I have often talked about how we talk with clients over the phone or on Facetime or Skype (with video or audio alone, dependant on the client’s wishes) but the following is a great example, I think, of using our Silent Session over the phone with a client.
“Rachel” was just so resistant to talking about anything and who was just about to cancel the telephone session. With Rachel’s permission, I recorded the session and the direct transcript is below:
EM:Would you like to start the session now Rachel?
RACHEL: You know what….I think I’ll leave it today. Just realised I’m not sure if I want to talk about it. Shall we just leave it?
EM: Yes of course we can..or… I could run a Silent Session with you – shall I explain?
RACHEL: A what?
EM: It’s a way of offering an opportunity for you to think things through without disclosing what you don’t want to – how does that sound?
RACHEL: Um, yes, I think, how do we that?
EM: Okay, I will ask you some specifically tailored questions and I would like you to answer out loud in your head for me and then indicate when you are ready for the next question. Some of these questions, I will ask you to answer in a list form – do you understand what I mean?
RACHEL: I think so
EM: Do you have something there that you can use to indicate with – a pen maybe or spoon, anything that will make a noise really
RACHEL: erm…. this sounds really weird but…but I’ll go with it – yes, wait, I will get something. Okay I’m ready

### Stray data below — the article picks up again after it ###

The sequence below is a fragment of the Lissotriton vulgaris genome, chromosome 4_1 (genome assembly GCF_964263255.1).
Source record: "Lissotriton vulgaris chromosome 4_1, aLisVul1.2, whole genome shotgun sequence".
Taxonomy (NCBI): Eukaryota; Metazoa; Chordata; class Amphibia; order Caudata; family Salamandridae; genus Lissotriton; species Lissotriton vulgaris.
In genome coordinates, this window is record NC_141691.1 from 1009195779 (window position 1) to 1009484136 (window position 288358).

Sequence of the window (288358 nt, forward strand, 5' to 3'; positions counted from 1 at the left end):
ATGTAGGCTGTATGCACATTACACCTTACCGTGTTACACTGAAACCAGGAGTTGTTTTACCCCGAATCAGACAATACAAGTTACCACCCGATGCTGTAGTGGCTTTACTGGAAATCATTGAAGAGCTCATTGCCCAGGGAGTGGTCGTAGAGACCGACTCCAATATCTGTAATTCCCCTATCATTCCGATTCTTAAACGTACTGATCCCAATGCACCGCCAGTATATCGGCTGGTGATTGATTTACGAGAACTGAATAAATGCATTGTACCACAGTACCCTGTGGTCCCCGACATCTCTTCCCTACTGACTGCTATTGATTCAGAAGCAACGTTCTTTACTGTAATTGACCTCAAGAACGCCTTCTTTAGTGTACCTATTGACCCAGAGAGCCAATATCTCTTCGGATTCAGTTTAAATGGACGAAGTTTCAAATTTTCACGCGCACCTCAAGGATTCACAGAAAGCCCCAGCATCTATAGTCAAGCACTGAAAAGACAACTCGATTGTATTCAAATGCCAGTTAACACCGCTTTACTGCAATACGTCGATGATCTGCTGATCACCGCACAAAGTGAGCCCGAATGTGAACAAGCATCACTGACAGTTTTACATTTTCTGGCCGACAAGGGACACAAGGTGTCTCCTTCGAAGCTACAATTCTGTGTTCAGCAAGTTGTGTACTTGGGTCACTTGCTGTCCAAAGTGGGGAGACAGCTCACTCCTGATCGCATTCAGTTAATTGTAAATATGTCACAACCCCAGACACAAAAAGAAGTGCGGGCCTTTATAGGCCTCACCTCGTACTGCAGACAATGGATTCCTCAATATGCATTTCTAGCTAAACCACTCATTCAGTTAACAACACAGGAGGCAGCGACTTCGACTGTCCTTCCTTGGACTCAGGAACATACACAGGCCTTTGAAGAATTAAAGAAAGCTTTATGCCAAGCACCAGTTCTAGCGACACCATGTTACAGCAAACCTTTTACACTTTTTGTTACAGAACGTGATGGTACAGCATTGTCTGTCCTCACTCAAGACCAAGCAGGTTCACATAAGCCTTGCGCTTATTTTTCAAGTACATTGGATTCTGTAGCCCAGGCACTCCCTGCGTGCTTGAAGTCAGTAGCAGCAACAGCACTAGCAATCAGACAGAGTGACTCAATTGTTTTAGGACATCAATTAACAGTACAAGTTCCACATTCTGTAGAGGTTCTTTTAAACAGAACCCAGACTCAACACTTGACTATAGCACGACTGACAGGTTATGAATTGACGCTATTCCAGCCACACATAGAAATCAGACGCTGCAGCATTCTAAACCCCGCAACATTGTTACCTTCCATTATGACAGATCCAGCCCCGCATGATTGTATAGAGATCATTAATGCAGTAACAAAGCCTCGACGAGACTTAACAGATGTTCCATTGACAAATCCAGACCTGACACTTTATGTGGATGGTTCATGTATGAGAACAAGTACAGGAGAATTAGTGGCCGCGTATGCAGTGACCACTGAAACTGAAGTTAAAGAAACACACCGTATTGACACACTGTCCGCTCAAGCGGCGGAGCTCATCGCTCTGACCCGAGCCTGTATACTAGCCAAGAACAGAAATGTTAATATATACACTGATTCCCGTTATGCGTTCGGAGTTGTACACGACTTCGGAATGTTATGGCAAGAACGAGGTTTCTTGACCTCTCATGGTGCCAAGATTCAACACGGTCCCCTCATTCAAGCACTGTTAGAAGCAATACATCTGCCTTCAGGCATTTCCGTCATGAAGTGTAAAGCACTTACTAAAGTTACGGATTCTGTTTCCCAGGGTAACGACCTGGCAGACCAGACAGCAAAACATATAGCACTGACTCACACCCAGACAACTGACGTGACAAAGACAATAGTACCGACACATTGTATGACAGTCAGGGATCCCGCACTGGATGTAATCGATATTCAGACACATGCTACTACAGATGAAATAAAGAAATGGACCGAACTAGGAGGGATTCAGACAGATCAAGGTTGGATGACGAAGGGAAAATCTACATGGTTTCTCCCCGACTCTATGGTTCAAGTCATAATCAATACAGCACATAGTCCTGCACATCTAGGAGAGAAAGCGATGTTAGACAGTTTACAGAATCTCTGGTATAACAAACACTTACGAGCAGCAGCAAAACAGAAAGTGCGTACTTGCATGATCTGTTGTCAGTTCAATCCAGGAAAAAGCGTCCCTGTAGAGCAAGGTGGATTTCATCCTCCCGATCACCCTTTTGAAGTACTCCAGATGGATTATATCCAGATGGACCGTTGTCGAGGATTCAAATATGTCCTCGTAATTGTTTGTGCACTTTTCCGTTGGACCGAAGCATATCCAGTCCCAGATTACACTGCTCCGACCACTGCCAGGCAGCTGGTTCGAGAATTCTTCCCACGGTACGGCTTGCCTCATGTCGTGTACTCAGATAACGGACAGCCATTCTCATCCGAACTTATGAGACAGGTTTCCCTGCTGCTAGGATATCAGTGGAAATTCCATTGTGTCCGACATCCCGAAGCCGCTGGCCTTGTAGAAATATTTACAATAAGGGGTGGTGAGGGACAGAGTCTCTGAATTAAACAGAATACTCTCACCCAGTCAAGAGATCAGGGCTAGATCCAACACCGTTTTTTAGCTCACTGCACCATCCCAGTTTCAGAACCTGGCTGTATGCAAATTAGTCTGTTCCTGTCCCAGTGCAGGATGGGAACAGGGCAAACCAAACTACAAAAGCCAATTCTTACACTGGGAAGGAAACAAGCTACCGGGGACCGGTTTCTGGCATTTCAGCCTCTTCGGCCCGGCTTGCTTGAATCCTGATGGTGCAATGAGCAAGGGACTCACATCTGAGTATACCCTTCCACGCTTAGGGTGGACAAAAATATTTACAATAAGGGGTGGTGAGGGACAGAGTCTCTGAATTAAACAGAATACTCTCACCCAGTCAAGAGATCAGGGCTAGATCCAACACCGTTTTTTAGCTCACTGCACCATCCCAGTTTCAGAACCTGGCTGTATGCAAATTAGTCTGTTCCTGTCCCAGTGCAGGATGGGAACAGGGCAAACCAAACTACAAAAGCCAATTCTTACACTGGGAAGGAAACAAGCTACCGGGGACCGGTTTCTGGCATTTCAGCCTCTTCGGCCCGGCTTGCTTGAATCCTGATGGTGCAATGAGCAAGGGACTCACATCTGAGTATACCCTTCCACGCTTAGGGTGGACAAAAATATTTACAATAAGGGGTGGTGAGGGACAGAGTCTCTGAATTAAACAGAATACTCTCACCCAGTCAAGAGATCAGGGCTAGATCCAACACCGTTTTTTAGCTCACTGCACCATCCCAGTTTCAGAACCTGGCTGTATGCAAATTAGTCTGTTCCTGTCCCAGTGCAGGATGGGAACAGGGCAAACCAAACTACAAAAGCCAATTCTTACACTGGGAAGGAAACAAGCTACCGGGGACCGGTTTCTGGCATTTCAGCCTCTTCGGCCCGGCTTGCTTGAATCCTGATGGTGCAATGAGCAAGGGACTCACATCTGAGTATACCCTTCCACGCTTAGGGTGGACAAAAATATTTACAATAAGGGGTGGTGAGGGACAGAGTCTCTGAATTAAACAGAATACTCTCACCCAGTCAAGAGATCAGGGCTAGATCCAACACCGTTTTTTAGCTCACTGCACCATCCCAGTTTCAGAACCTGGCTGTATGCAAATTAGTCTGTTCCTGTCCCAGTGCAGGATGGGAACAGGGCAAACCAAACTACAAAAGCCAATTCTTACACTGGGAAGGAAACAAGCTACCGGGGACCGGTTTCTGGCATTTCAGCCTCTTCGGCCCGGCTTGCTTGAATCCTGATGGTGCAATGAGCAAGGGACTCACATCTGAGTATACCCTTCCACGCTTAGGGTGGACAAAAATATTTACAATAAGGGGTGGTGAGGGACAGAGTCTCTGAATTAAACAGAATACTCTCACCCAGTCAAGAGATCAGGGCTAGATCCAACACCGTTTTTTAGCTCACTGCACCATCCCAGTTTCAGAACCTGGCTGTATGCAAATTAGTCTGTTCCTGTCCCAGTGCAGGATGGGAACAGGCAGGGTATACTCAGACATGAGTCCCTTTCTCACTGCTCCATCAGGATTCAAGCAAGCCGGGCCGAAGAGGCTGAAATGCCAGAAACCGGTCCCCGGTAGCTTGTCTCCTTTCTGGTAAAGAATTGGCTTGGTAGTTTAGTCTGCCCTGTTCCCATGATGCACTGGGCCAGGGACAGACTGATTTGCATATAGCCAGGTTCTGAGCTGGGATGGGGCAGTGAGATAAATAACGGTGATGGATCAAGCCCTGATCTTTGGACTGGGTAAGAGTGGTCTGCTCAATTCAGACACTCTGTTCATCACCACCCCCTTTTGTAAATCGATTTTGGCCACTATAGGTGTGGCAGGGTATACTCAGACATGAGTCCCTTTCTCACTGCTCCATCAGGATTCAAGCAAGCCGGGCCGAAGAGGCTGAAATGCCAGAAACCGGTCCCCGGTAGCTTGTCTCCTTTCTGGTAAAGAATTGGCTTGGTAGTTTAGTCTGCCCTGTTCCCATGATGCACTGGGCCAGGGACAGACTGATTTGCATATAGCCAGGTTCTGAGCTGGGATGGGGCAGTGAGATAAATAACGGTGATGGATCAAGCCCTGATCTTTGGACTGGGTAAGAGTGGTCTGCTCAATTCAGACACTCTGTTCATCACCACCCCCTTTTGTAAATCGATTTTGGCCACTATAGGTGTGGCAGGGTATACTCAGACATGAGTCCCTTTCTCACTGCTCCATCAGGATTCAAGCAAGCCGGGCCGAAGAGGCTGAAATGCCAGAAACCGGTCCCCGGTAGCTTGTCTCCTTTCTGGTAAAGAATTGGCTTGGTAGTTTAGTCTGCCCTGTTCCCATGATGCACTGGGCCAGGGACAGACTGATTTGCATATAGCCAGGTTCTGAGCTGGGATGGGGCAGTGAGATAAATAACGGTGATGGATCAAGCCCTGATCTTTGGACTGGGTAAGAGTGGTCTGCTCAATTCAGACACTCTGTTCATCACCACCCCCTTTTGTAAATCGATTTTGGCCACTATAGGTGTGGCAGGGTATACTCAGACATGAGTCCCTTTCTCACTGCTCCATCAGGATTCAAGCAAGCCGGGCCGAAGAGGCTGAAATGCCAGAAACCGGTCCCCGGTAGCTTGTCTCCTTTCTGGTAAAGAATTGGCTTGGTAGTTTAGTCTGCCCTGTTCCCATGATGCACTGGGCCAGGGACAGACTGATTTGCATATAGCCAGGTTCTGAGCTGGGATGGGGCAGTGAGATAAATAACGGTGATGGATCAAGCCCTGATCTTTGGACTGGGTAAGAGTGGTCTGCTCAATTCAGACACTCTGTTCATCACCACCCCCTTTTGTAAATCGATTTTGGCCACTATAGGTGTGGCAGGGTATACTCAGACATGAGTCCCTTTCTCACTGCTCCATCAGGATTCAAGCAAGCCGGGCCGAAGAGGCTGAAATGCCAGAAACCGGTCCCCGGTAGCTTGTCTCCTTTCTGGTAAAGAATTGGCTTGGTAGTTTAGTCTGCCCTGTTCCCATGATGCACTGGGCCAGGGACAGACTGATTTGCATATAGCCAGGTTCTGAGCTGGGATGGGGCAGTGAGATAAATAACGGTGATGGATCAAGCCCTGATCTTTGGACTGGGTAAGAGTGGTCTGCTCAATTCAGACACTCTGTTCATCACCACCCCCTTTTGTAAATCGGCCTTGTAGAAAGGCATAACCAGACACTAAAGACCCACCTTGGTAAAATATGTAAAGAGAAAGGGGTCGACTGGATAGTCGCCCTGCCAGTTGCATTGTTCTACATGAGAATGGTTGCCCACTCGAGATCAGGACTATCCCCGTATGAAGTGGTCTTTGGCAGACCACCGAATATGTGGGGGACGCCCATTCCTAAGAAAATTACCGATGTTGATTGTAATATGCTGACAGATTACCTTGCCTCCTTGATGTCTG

EM: Okay, Thinking now about the problem you would like to address:Are there any times when the problem is less or you feel you deal with it differently? Please take your time to think about the question, answer out loud in your head Rachel and indicate to me by tapping on the phone when you are ready for the next question
RACHEL: SILENCE FOR 8 seconds then taps on the ‘phone
EM: And now answer out loud in your head Rachel “what you do differently”
at these times
RACHEL: SILENCE FOR 55 SECONDS THEN: Can I talk instead?
EM: Yes, of course, would you prefer to?
RACHEL: Yeh, its okay.I didnt know what to expect but its okay. I know straight away that things are better for me when I avoid certain people – its mad I know but there are two people in my life that as soon as I am around them, I get really down because they are so negative about me and I feel it in a very physical way. As soon as I am away from them, that bad feeling leaves too. As soon as you said it, it made sense to me that that is exactly what I do differently – I avoid them and get on with being with people who just get on with life and don’t look to put others down. That is the main thing, the centre of it really
EM: Okay, what would you like to focus on for this session Rachel?
RACHEL: Can I talk through how I feel when I am not around them rather than how I feel when I am cos even that brings negative thoughts to me – I would like to stick with your first question
EM: Then so would I. Talk me through, if you can, how you avoid them and what difference it makes to you – that’s great.
At that point, Rachel asked me to stop recording.
Of course, sometimes clients go through the whole Silent Session but other times, as in Rachel’s session – they have had the opportunity to realise that our approach is not about tracing the pathology of the problem but is aimed at eliciting exceptions to that problem; that it’s not the intrusive questioning that she had expected but is founded in deShazer’s original principle that “you don’t need to know a client’s problem in order to be able to help them resolve it”.
Often, clients are reassured by being offered a Silent Session and therefore will accept an open, interactive session almost immediately.
The Silent Session is both a useful engaging, reassuring resource as well as a whole session framework for clients who otherwise would not be receiving any help at all.